George Washington Papers

[Diary entry: 12 March 1785]

Saturday 12th. Mercury at 34 in the morning, 38 at Noon & 44 at Night.

Day clear and pleasant until about 5 oclock, when it began to lower, and the Sun set in a bank.

Wind Southerly all day. After dark it shifted to the No. Et. blew pretty fresh and grew colder.

Went to Abingden to see Mr. John Lewis who lay sick there. Returned in the Afternoon and brot. Betcy Custis home with me.

Planted two Hemlock trees in a line with the East end of my Kitchen, & Servants Hall; & 10 feet from the corner of the Post & rail fence at each.

Had a Bushel of the Plaister of Paris (which my people had been pounding) sifted & Weighed—which, in this State, amounted to 82 lbs.

Laid the borders of the gravel walk to the No. Necessary—from the circle in the Court yard.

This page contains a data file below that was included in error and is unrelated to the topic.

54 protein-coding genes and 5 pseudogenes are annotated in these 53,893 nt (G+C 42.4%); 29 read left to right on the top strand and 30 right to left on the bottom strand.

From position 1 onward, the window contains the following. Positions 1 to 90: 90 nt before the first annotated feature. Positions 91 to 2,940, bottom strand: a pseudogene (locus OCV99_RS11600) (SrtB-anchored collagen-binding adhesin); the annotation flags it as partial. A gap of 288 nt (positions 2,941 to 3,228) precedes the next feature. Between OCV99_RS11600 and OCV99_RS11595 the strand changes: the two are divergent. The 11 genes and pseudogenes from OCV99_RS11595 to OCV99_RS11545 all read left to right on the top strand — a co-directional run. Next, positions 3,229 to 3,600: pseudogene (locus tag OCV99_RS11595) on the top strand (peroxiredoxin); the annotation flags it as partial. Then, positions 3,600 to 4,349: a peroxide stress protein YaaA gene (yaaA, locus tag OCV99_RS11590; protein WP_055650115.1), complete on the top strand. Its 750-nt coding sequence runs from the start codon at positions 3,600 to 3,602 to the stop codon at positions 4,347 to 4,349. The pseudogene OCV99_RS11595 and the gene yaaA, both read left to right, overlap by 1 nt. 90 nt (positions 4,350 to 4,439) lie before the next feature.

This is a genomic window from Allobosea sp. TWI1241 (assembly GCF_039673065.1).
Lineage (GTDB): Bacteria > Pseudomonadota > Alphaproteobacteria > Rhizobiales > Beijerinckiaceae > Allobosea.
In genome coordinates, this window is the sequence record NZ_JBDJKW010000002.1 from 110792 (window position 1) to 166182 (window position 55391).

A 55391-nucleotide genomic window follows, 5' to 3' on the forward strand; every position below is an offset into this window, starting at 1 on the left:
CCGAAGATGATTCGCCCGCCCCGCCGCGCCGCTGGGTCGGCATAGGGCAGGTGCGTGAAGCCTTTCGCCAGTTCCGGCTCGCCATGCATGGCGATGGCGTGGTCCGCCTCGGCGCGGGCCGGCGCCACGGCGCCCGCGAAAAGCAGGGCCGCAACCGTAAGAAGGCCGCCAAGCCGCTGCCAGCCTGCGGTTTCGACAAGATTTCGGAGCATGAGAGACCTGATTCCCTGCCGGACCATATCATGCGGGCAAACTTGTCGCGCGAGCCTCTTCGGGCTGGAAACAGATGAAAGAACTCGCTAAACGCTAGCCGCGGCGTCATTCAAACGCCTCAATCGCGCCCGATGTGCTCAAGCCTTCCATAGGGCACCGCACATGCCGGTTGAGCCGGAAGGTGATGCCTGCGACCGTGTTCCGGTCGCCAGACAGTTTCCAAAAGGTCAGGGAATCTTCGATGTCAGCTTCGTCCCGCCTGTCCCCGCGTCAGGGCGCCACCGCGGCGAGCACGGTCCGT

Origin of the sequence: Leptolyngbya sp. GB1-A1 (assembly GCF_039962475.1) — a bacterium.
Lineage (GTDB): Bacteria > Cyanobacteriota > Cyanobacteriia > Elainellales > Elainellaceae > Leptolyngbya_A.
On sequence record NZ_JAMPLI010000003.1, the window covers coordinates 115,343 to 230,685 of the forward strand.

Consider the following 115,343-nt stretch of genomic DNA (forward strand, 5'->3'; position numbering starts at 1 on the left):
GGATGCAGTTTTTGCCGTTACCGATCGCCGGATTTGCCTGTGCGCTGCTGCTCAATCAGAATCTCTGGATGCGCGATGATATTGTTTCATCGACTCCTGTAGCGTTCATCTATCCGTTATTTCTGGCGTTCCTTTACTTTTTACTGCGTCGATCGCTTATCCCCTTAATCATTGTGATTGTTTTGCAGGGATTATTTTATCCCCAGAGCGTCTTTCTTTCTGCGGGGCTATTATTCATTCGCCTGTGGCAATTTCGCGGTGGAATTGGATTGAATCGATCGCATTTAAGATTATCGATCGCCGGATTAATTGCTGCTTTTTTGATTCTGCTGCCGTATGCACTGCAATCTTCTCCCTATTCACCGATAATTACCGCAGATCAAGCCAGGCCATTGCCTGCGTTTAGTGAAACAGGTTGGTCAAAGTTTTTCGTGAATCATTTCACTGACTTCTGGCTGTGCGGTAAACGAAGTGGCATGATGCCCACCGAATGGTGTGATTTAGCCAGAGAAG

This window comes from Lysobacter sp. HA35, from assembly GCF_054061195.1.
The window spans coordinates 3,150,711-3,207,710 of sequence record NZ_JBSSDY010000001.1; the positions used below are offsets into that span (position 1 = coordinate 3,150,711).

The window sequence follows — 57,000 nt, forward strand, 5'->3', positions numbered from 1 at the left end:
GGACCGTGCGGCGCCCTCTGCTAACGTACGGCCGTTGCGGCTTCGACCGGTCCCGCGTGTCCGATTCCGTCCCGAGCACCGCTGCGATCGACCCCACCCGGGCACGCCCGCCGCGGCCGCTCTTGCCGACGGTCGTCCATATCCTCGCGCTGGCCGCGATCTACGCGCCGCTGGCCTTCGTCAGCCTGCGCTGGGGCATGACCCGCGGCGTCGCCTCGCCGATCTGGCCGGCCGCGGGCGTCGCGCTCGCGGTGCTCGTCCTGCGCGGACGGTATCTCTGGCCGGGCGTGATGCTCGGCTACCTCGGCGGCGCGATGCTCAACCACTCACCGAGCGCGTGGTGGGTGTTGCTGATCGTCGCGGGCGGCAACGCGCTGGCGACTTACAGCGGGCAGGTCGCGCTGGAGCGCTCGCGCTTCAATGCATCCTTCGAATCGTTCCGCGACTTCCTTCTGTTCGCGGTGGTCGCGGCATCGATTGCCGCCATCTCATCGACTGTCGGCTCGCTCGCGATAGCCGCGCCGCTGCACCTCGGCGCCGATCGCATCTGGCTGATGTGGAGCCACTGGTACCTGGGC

Abingdon, the home of Jacky Custis’s widow, Nelly, and her second husband, David Stuart, was situated on the Potomac River just north of Four Mile Run. Jacky and Nelly Custis, who had lived at the Custis White House on Pamunkey River after their marriage, had both wanted to return to the Mount Vernon—Mount Airy neighborhood. In 1778 Jacky bought this house and about 900 acres of land from Robert Alexander, agreeing to pay him £12 per acre, the principal and compound interest to be paid in 24 years. GW was horrified at this latest example of his stepson’s fecklessness and reminded him that “£12,000 at compound Interest, [amounts] to upwards of £48,000 in twenty four Years. . . . No Virginia estate . . . can stand simple Interest; how then can they bear compound Interest”? (GW to John Parke Custis, 3 Aug. 1778, DLC:GW). The Stuarts lived at Abingdon until about 1792 (STETSON [1] description begins Charles W. Stetson. Four Mile Run Land Grants. Washington, D.C., 1935. description ends , 24–27; STETSON [2] description begins Charles W. Stetson. Washington and His Neighbors. Richmond, Va., 1956. description ends , 78–79).

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